at the Council of Scientific & Industrial Research – Centre for Cellular
and Molecular Biology (CSIR-CCMB) have isolated an anti-microbial protein found
in the milk of Echidnas. According to scientists, the new finding could be an
alternative to antibiotics used on livestock. The research has been published
in Biochimica et Biophysica Acta –
Echidnas are also known as spiny anteaters. They
are unique egg-laying mammals found only in Australia and New Guinea.
Echidnas hatch from eggs at a very early stage
of development and depend completely on mother’s milk. However, the mammary
glands of the echidnas are devoid of nipples, forcing the young ones to lick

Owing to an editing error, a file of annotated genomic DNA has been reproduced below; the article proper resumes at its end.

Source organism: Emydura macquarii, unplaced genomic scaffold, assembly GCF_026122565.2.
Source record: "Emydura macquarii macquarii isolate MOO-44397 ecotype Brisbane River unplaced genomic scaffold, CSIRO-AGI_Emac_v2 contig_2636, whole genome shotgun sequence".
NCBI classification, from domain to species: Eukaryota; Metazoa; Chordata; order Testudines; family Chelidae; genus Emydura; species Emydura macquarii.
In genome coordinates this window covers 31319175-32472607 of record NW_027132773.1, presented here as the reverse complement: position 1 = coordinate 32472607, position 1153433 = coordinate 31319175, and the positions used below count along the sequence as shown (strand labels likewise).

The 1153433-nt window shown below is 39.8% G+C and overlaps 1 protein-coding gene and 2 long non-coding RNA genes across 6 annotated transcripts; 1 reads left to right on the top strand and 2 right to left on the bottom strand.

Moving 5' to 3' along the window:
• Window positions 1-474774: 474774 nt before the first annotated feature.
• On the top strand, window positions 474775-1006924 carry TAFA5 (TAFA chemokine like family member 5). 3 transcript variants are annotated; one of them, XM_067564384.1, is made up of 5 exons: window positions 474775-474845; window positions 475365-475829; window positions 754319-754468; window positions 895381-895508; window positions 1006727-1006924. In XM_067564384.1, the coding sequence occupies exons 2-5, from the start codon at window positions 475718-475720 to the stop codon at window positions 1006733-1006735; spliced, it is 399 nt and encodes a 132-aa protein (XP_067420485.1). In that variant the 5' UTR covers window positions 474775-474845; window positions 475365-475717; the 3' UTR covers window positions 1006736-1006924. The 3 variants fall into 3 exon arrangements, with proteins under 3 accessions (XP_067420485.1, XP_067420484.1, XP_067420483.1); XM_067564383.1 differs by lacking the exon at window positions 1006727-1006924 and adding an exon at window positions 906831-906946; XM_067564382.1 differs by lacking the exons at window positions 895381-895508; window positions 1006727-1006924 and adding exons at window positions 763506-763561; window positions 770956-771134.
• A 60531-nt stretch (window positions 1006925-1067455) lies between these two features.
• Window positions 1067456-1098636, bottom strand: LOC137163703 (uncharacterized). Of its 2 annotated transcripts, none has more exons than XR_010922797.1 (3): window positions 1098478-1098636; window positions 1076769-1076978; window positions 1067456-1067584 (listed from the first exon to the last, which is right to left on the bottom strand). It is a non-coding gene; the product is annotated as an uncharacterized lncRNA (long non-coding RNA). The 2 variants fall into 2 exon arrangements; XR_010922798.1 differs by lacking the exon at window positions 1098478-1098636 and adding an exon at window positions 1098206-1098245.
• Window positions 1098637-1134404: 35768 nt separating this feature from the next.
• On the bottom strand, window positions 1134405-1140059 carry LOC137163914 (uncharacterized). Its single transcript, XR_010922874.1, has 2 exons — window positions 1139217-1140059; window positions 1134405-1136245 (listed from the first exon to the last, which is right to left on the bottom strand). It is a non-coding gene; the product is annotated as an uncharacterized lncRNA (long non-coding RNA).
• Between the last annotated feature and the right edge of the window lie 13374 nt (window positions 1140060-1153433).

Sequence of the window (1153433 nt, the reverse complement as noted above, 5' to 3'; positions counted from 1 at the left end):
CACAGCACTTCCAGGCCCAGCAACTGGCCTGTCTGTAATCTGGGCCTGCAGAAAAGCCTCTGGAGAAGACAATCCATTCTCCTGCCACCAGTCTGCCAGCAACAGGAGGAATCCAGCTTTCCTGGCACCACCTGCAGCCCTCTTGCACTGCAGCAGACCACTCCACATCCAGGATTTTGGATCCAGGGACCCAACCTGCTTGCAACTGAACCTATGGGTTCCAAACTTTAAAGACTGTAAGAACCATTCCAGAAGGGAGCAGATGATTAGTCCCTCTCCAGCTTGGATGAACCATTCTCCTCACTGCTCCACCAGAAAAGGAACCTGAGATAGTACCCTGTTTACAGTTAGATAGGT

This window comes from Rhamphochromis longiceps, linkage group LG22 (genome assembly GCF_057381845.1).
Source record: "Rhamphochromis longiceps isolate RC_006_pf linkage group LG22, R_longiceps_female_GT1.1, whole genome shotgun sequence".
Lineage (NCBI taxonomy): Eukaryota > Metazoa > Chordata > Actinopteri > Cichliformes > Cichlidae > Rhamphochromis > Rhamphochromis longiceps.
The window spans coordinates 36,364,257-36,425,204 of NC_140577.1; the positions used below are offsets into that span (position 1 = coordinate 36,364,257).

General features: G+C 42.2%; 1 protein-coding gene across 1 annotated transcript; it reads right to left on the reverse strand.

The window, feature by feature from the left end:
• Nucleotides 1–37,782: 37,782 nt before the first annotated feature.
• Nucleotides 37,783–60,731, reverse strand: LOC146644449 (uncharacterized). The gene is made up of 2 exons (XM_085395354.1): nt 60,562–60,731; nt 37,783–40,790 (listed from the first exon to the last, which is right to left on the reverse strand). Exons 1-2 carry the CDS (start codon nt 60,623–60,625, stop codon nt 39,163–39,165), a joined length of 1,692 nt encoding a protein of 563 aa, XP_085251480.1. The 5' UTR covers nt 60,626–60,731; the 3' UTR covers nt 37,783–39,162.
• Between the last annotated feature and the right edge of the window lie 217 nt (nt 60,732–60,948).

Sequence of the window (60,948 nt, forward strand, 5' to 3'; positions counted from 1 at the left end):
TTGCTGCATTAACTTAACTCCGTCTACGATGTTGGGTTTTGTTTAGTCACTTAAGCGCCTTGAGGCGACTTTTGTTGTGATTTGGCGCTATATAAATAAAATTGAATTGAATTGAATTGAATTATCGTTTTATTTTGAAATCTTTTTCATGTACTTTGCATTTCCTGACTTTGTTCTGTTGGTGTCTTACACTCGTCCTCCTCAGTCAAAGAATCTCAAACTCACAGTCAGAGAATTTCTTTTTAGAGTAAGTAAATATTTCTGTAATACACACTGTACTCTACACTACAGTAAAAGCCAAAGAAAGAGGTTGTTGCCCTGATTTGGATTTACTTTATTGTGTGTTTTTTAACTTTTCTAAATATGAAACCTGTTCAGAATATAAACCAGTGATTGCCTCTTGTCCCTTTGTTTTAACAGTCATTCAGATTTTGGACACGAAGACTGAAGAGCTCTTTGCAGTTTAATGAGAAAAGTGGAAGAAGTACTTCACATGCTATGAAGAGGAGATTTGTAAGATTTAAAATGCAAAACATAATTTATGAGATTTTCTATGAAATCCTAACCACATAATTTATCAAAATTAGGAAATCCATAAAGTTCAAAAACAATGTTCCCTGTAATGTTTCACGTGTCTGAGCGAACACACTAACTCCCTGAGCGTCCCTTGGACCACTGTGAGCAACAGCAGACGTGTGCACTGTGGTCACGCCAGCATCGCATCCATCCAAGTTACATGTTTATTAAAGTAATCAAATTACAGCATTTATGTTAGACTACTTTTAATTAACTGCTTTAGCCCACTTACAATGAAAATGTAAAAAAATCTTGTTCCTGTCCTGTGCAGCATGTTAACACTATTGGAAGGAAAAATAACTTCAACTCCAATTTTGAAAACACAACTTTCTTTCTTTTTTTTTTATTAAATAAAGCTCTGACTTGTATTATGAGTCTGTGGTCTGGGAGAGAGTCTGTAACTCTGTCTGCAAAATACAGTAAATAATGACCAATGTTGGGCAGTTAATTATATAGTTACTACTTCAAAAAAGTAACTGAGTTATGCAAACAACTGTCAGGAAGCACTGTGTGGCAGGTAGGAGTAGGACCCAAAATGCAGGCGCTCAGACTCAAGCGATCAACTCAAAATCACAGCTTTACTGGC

milk from the mother’s body surface and thus making them vulnerable to
However, the milk contains a novel
anti-microbial protein that helps to keep young ones safe from infections.
Research has revealed that the protein punctures cell membranes of bacteria thus
destroying the source of infection.
Scientists have said that there are ways to
produce the protein in large quantities using E. coli and can then be used to
fight mastitis-an infection of the mammary gland, in dairy animals. Due to
indiscriminate use of antibiotics in livestock there is a rise of superbugs
which can cause mastitis.
Microorganisms that develop antimicrobial
resistance are referred to as “superbugs”. Anti-microbial resistance is the
ability of a microorganism (like bacteria, fungi, viruses, and some parasites)
to stop an antimicrobial (such as antibiotics, antifungals, antivirals and antimalarials)
from working against it.